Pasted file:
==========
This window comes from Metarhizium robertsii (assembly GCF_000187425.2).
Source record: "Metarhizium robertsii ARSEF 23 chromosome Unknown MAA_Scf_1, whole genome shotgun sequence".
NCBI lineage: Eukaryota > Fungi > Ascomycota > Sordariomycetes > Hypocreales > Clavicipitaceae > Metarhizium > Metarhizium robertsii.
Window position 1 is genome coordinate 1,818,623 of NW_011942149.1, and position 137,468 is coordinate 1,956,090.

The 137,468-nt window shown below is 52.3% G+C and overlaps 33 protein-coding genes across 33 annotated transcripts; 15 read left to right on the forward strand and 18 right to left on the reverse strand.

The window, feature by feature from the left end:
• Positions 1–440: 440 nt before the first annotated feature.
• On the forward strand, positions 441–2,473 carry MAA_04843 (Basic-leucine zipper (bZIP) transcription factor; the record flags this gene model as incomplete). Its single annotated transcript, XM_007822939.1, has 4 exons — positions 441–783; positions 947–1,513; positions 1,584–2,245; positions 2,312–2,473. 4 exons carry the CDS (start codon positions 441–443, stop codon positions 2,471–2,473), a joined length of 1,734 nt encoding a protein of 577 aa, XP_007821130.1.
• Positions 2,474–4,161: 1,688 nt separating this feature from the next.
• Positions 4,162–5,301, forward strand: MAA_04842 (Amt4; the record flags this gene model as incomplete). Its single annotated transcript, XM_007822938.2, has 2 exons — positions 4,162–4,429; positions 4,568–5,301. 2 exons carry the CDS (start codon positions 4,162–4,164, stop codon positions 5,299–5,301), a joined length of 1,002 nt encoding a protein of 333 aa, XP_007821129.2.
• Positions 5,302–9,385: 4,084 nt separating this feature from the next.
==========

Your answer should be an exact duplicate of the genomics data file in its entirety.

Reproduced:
This window comes from Metarhizium robertsii (assembly GCF_000187425.2).
Source record: "Metarhizium robertsii ARSEF 23 chromosome Unknown MAA_Scf_1, whole genome shotgun sequence".
NCBI lineage: Eukaryota > Fungi > Ascomycota > Sordariomycetes > Hypocreales > Clavicipitaceae > Metarhizium > Metarhizium robertsii.
Window position 1 is genome coordinate 1,818,623 of NW_011942149.1, and position 137,468 is coordinate 1,956,090.

The 137,468-nt window shown below is 52.3% G+C and overlaps 33 protein-coding genes across 33 annotated transcripts; 15 read left to right on the forward strand and 18 right to left on the reverse strand.

The window, feature by feature from the left end:
• Positions 1–440: 440 nt before the first annotated feature.
• On the forward strand, positions 441–2,473 carry MAA_04843 (Basic-leucine zipper (bZIP) transcription factor; the record flags this gene model as incomplete). Its single annotated transcript, XM_007822939.1, has 4 exons — positions 441–783; positions 947–1,513; positions 1,584–2,245; positions 2,312–2,473. 4 exons carry the CDS (start codon positions 441–443, stop codon positions 2,471–2,473), a joined length of 1,734 nt encoding a protein of 577 aa, XP_007821130.1.
• Positions 2,474–4,161: 1,688 nt separating this feature from the next.
• Positions 4,162–5,301, forward strand: MAA_04842 (Amt4; the record flags this gene model as incomplete). Its single annotated transcript, XM_007822938.2, has 2 exons — positions 4,162–4,429; positions 4,568–5,301. 2 exons carry the CDS (start codon positions 4,162–4,164, stop codon positions 5,299–5,301), a joined length of 1,002 nt encoding a protein of 333 aa, XP_007821129.2.
• Positions 5,302–9,385: 4,084 nt separating this feature from the next.